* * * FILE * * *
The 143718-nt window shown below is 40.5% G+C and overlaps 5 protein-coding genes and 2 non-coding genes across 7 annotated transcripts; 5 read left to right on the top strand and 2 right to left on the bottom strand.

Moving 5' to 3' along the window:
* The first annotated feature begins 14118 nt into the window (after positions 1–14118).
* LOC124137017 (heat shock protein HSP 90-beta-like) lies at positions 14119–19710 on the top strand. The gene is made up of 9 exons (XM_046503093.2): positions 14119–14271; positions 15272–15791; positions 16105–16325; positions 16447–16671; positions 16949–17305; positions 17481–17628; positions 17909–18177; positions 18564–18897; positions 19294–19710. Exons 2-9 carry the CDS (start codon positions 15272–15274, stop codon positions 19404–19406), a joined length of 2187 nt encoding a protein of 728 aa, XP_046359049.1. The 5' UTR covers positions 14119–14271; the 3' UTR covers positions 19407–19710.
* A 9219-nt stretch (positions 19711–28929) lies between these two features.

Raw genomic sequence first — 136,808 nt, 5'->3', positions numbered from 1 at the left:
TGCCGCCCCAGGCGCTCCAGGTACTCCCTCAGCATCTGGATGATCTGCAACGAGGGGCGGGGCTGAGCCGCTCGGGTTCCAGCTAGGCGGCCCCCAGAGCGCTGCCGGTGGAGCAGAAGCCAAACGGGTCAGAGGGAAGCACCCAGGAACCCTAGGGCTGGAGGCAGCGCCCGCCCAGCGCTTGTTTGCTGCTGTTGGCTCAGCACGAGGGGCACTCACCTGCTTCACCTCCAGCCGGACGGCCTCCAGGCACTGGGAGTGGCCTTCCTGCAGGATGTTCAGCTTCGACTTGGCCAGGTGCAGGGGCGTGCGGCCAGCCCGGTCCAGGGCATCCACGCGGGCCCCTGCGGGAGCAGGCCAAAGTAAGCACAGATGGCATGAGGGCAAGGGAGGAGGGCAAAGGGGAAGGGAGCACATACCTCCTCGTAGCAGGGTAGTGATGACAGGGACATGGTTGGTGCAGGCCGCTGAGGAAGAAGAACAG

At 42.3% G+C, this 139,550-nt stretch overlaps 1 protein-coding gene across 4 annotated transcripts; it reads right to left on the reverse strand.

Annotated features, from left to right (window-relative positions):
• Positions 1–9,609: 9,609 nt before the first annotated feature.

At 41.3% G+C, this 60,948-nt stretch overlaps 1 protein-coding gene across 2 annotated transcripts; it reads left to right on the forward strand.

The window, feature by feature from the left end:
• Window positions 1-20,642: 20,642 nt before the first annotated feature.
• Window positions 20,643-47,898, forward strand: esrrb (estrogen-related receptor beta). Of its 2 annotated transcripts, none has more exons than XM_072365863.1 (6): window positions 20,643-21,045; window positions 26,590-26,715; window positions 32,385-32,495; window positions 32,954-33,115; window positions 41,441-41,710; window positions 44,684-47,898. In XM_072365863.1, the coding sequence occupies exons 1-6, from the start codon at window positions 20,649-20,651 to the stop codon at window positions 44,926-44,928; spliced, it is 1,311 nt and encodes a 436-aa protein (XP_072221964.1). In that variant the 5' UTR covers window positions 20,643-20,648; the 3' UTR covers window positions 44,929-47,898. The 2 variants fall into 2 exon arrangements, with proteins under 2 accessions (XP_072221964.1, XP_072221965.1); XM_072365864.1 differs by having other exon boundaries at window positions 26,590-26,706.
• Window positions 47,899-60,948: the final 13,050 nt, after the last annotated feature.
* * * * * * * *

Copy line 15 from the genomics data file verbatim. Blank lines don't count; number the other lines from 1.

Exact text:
• Window positions 47,899-60,948: the final 13,050 nt, after the last annotated feature.